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SCO would be a platform to resolve international issues, hopes Vladimir Putin

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Ufa (Russia): Moscow hopes the Shanghai Cooperation Organization (SCO) would become a platform to resolve international issues, Russian President Vladimir Putin said here.

“We hope that the SCO platform will become where we are able to gather together and look for compromises and solutions for disputed issues,” Putin said during a press conference after the concluded BRICS and SCO summits on Friday, Xinhua reported.

He mentioned that the “full-fledged inclusion of India and Pakistan” could help solve the dispute between the two countries.

A resolution was passed on Friday to start the procedures of granting India and Pakistan full SCO membership at the 15th bloc summit held in the south-western Russian city of Ufa.

Presently, both India and Pakistan are observers. Pakistan applied for a full membership in 2006 and India in 2014.

The expansion of the SCO “opens a new level in the bloc’s development”, Putin said, speaking highly of the strong momentum of the SCO in economic and financial cooperation.

Founded in 2001, the SCO now has China, Kazakhstan, Kyrgyzstan, Russia, Tajikistan and Uzbekistan as its full members, with Afghanistan, Belarus, India, Iran, Mongolia and Pakistan as observers, and Armenia, Azerbaijan, Cambodia, Nepal, Sri Lanka and Turkey as dialogue partners.

As Russia holds the rotating chairs of both the SCO and the BRICS, the summits of the two blocs were held together between July 8-10.

“We should start drafting an SCO convention on fighting extremism,” Putin stressed, as he pointed out that the activities of the Islamic State spreading into Afghanistan have added to the security threats of the SCO countries.

(IANS)

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Russia Helped Trump To Win On Every Social Media Platform: Senate Report

Special Counsel Robert Mueller is investigating whether the Trump campaign colluded with Russia to influence the 2016 election

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Former Donald Trump presidential campaign adviser George Papadopoulos, center, who triggered the Russia investigation, leaves federal court with wife Simona Mangiante, on Sept. 7, 2018, in Washington. VOA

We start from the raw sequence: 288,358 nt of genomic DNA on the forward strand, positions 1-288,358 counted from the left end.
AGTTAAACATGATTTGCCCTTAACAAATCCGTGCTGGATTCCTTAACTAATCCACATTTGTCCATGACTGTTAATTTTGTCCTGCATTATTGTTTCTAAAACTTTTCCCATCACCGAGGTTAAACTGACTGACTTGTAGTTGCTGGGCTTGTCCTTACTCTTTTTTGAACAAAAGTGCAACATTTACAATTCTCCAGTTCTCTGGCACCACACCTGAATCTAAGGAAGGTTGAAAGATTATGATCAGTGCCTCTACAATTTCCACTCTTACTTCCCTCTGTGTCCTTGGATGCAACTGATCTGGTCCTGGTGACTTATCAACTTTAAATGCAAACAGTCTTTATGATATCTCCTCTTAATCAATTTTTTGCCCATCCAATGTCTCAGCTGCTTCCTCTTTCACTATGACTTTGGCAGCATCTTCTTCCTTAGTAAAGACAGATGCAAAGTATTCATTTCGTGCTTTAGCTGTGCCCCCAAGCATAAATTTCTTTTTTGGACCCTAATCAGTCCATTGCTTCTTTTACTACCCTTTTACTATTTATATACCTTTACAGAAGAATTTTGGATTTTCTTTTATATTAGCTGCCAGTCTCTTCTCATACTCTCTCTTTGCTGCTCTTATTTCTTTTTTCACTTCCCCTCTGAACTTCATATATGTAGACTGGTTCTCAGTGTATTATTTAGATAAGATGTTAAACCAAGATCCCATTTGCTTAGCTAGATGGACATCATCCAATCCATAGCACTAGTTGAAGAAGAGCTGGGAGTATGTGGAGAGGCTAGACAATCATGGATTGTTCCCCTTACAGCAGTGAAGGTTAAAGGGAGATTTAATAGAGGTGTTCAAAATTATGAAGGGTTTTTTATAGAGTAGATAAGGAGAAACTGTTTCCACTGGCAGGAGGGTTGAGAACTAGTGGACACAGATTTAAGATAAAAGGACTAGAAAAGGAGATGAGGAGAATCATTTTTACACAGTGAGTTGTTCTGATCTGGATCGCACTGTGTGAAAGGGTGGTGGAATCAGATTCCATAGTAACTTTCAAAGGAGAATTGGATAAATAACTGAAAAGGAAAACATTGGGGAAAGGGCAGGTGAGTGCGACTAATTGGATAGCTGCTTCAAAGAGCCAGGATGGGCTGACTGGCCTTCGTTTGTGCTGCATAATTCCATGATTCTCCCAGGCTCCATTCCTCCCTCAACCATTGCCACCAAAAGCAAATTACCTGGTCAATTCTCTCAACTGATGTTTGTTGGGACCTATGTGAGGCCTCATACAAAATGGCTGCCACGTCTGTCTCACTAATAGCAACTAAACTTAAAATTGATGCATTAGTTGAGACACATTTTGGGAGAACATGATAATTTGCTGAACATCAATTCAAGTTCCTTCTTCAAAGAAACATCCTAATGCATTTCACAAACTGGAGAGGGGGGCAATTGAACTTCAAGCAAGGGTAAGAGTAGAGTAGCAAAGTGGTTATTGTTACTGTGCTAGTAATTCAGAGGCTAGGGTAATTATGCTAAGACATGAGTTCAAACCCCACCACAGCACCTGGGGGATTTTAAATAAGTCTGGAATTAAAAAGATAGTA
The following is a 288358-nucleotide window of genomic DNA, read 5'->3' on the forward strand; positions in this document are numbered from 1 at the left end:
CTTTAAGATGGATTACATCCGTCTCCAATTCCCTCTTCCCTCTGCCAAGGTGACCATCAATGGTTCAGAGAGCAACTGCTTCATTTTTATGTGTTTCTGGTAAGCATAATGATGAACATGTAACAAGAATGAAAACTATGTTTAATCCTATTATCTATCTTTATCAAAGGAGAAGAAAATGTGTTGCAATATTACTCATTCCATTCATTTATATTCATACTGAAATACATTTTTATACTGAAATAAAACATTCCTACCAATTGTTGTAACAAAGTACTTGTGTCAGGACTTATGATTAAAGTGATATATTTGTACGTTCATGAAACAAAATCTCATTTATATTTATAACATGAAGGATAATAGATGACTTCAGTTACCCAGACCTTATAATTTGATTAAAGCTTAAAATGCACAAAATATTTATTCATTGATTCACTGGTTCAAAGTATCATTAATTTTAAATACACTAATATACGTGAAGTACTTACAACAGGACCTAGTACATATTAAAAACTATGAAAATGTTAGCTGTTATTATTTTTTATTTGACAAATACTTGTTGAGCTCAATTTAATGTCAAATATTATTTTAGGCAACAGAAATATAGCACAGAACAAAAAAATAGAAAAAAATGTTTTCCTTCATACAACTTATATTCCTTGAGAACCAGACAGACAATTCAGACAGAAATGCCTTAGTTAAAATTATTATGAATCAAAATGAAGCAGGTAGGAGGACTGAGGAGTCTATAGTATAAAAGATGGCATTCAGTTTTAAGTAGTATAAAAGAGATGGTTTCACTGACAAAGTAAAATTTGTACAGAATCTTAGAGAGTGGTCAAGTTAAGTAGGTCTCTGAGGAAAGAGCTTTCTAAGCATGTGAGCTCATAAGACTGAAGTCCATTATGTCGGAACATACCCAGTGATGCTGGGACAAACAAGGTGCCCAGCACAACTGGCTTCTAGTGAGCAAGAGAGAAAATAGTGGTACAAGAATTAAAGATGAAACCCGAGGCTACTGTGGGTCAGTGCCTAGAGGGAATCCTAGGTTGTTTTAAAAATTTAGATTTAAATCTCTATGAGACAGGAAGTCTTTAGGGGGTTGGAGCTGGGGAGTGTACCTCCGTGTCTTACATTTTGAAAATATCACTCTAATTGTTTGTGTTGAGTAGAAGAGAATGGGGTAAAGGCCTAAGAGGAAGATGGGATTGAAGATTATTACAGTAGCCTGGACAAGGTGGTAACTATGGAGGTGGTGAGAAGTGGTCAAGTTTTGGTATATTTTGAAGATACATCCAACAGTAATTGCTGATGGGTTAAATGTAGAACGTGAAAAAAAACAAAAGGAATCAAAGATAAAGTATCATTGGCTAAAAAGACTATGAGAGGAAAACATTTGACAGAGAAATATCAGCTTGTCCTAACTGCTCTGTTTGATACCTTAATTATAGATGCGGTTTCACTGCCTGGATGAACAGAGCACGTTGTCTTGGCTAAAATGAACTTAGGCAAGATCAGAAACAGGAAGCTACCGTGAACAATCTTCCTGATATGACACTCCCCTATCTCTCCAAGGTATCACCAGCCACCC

Russia used every major social media platform to target voters with misinformation to try to get Donald Trump elected president, according to a new report that was prepared for the U.S. Senate and seen by The Washington Post.

The report says Russians working for a group called The Internet Research Agency (IRA) began experimenting with social media to influence local elections in 2009 and expanded its operations to U.S. elections in 2013 using Twitter.

It gradually added other popular social media sites to its campaign, including YouTube, Facebook, and Instagram.

For the 2016 presidential campaign, the report says Russians attempted to stir up conservative voters to back Trump by stressing such issues as gun rights and immigration.

Facebook, Trump
Conference workers speak in front of a demo booth at Facebook’s annual F8 developer conference, in San Jose, California, April 18, 2017. VOA

At the same time, the Russian operatives sent black voters messages and other information aimed at confusing them about the electoral process, including misleading information on how to vote.

Other groups, such as liberals, women, Muslims, Latinos, and veterans, were also targeted with similar messages either appealing to their politics or trying to discourage them from voting.

“What is clear is that all of the messaging clearly sought to benefit the Republican Party and specifically Donald Trump,” the report says according to The Washington Post.

The newspaper says the report criticizes technology companies for what it calls their “belated and uncoordinated response” when the misinformation campaign was discovered and their delay in sharing information with investigators.

Michael Cohen, Trump
Michael Cohen walks out of federal court, Nov. 29, 2018, in New York, after pleading guilty to lying to Congress about work he did on an aborted project to build a Trump Tower in Russia. VOA

The report also warns that social media is morphing from what it says are tools for “sharing collective grievances and coordinating civic engagement,” including in the Middle East, to threats to democracy from “canny political consultants” and “politicians in democracies and dictatorships alike.”

The Post says Facebook and Google have not commented on the report. But Twitter says it has made “significant strides since the 2016 election to harden its digital defenses.”

The United States has already leveled criminal charges against Russia’s Internet Research Agency for interfering in the 2016 campaign.

Also Read: U.S. President Not Worried About Impeachment, Defends Hush Payments

Special Counsel Robert Mueller is investigating whether the Trump campaign colluded with Russia to influence the 2016 election and whether the president has tried to obstruct justice by trying to undermine the probe.

Trump denies there was any collusion and calls the Mueller probe a “witch hunt.” (VOA)